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ALL ABOUT TOWN

Wednesday, Sept. 17


AmChams Investment and Legal Committee Meeting convenes this morning in their office in the New St. Isaac Office Center at 9 a.m.


Learn more about the science of teaching English at todays EFL Seminar hosted by the British Book Center. Revolving around the topic of learning styles, the workshop will help attendees better understand the different effective learning methods that can be implemented to learn English more effectively.



Thursday, Sept. 18


Get your nerd on at Boomfest, St. Petersburgs answer to the United States popular ComicCon. Starting today, this international festival of comics will take over venues throughout the city center and includes exhibitions of comics and illustrations, film screenings, competitions and the chance to meet the genres authors, artists and experts.



Friday, Sept. 19


SPIBAs newest addition to their Cultural Discoveries events is Handmade in Germany, an exhibition featuring unique handmade objects of a significantly higher quality than mass-produced items. The work of over 100 German manufacturers will be displayed during the event, which opens today in the Lutheran Church of Saint Peter and Paul on Nevsky Prospekt and runs through Sept. 28.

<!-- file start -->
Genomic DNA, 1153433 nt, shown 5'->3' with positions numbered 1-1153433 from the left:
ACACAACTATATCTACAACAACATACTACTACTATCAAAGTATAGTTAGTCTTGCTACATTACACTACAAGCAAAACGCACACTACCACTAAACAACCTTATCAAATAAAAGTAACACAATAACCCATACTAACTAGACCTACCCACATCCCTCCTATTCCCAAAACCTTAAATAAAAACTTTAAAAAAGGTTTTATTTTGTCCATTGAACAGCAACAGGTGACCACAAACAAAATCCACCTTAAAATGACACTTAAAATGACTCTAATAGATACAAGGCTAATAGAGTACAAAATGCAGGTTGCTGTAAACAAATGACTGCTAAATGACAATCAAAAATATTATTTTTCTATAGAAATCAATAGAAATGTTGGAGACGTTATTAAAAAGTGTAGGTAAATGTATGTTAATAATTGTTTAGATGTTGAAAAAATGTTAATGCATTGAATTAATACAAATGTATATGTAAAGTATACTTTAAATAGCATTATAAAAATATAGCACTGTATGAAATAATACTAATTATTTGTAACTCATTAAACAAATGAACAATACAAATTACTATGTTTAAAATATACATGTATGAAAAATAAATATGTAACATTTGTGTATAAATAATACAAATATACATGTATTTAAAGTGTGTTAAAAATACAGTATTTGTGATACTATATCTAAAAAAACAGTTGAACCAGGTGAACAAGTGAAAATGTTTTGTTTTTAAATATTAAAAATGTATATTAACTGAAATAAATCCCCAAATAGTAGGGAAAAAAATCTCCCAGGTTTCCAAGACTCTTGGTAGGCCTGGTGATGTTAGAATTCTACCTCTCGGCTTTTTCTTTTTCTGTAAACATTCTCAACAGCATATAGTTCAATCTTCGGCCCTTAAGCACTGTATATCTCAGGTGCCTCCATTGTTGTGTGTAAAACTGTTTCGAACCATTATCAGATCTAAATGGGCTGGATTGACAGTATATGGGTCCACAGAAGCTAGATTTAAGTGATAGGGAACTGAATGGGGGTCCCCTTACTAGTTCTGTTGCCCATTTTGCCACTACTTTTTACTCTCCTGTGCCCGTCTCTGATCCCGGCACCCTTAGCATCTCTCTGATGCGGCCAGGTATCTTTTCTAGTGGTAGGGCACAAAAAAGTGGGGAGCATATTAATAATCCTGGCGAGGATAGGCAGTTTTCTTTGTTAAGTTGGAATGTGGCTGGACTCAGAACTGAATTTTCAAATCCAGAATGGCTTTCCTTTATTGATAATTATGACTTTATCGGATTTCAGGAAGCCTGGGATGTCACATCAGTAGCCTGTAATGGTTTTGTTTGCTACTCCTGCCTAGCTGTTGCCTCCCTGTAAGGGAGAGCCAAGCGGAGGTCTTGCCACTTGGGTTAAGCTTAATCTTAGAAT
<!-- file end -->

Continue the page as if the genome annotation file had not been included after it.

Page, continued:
Saturday, Sept. 20


Starting on Sept. 18 and ending tomorrow is the Extreme Fantasy Wakeboarding Festival in Sunpark by Sredny Suzdalskoye lake in the Ozerki region of the city.


Those after something more laid back can instead head to Jazz and Wine night at TerraVino with legendary jazz guitarist Ildar Kazahanov. 12/14 Admiralteyskaya Emb.



Sunday, Sept. 21


Learn more about African culture and get some exercise during todays Djembe and Vuvuzela, a bike ride starting in Palace Square that includes several stops where riders can listen to the music of Africa or watch short films about the continent. The riders plan to set off at 4 p.m. and all you need to join is a set of wheels.



Monday, Sept. 22


Do you love puppetry? If so, then be sure to go to BTK-Fest, a five-day festival that starts on Sept. 19 celebrating the art. Contemporaries from France, Belgium, the U.K. and other countries will join Russian artists to put on theatrical performances involving a variety of themes, materials and eras. Workshops and meetings are also scheduled for a chance to discuss the artistic medium in further depth.



Tuesday, Sept. 23


Marina Suhih, Director of the External Communications Department at Rostelecom North-West, and Yana Donskaya, HR Director for Northern Capital Gateway are just some of the confirmed participants of todays round table discussion on Interaction with Trade Unions being hosted by SPIBA. Confirm your attendance with SPIBA by Sept. 22.


Kino Expo 2014, an international film industry convention, will be at LenExpo from today until Sept. 26. The third largest exhibition of film equipment in the world, the expo focuses on not only Russia but former Soviet republics as well.